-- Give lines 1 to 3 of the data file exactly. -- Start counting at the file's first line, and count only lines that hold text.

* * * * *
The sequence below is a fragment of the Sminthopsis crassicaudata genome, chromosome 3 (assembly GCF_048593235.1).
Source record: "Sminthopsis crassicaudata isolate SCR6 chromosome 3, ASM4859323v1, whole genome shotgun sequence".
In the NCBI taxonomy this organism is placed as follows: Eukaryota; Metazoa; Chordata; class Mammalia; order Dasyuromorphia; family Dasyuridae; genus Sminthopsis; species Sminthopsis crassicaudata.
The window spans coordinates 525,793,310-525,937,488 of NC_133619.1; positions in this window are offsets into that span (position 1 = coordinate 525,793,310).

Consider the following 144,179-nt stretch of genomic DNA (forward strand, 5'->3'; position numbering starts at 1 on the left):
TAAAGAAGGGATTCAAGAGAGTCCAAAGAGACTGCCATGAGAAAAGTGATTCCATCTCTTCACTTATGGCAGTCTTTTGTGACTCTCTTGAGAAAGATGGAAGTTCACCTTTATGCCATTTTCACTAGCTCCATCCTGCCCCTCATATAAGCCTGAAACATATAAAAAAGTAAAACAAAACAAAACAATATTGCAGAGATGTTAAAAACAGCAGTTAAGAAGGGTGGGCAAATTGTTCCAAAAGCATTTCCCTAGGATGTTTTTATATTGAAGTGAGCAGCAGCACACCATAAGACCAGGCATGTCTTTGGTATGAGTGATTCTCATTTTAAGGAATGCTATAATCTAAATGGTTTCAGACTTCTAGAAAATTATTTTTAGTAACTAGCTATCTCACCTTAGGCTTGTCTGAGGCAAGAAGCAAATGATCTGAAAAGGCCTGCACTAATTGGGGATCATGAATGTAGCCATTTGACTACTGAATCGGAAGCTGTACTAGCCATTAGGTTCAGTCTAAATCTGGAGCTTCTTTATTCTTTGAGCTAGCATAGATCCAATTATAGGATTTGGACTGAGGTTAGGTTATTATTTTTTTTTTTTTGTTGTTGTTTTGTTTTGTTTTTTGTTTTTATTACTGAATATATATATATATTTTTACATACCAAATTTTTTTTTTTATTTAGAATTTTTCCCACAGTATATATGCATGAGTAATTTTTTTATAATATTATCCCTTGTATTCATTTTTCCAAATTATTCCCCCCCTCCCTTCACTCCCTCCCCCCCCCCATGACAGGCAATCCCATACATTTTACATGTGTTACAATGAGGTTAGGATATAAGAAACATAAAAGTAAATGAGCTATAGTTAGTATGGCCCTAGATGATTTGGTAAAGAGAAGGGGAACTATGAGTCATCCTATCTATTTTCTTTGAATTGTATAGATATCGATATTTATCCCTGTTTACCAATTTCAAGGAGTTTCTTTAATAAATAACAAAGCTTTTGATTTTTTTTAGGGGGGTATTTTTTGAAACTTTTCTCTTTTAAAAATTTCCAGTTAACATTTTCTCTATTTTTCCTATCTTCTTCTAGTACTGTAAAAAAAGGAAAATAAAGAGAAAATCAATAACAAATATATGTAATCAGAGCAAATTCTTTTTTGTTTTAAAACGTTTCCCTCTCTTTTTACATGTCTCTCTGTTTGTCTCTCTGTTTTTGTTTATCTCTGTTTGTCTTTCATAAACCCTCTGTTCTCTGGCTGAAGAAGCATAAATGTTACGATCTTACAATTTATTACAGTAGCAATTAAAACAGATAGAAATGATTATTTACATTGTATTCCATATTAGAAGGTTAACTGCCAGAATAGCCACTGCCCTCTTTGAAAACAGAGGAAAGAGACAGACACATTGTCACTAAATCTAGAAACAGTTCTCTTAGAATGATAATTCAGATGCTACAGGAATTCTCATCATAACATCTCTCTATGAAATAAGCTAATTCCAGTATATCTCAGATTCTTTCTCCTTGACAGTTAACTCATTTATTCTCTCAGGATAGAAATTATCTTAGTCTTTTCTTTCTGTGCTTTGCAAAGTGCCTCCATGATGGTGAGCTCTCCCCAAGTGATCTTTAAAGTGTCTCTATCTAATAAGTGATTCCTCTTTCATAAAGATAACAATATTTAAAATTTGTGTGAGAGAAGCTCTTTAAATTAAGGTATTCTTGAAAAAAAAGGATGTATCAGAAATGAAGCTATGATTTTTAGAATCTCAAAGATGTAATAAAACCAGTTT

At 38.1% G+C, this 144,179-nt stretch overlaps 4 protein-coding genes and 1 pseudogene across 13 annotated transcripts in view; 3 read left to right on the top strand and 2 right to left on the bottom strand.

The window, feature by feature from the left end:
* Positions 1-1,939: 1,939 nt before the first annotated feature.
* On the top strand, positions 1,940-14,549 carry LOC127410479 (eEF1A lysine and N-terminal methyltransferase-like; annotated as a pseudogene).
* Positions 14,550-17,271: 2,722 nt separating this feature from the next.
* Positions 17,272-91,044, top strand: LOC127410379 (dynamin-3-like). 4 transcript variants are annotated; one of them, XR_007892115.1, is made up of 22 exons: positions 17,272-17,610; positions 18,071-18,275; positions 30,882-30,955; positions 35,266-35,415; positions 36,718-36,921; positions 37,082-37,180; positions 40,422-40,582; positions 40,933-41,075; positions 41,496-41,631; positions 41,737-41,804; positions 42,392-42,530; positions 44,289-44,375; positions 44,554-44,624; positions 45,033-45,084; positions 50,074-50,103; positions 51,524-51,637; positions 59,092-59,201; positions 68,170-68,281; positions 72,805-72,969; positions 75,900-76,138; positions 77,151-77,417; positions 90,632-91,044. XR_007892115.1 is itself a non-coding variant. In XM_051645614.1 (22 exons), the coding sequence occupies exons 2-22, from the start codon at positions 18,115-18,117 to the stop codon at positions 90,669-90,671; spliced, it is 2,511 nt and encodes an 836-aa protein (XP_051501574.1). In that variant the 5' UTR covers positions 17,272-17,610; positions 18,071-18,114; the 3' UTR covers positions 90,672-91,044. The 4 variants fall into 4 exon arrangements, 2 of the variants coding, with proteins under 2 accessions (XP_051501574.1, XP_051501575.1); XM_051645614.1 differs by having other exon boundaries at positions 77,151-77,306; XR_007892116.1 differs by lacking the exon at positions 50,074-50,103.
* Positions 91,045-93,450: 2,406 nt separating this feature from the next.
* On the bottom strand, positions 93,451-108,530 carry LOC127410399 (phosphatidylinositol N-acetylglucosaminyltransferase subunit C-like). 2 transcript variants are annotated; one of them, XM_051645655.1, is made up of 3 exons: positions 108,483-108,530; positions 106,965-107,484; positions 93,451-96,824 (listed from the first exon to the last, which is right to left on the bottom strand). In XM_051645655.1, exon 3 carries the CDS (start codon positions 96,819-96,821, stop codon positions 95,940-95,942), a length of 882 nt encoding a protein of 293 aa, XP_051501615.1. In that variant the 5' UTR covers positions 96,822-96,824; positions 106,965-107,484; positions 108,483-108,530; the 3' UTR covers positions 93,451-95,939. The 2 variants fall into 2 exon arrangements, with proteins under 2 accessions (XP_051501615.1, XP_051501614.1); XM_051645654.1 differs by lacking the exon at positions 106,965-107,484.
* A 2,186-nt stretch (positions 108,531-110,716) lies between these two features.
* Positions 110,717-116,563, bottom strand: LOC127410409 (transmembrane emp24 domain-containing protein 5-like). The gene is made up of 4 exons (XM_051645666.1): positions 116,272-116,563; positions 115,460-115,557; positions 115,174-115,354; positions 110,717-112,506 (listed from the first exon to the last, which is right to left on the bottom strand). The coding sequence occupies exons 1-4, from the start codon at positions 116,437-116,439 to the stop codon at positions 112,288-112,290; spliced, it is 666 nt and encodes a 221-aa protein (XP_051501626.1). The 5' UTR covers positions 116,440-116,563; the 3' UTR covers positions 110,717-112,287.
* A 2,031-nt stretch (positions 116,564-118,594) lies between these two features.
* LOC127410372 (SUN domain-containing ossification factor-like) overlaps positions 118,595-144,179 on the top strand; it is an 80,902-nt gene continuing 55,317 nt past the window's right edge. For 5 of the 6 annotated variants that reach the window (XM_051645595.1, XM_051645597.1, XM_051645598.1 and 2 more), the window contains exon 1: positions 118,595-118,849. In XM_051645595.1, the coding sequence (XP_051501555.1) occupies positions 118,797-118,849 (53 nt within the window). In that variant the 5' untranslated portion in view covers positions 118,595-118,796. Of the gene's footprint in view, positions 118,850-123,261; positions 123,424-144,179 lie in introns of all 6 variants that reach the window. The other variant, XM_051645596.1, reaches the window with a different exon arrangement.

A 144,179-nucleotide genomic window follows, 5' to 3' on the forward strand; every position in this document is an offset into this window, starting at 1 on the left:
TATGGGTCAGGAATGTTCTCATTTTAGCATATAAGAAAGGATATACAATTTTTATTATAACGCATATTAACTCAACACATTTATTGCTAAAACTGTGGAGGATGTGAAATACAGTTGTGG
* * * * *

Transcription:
The sequence below is a fragment of the Sminthopsis crassicaudata genome, chromosome 3 (assembly GCF_048593235.1).
Source record: "Sminthopsis crassicaudata isolate SCR6 chromosome 3, ASM4859323v1, whole genome shotgun sequence".
In the NCBI taxonomy this organism is placed as follows: Eukaryota; Metazoa; Chordata; class Mammalia; order Dasyuromorphia; family Dasyuridae; genus Sminthopsis; species Sminthopsis crassicaudata.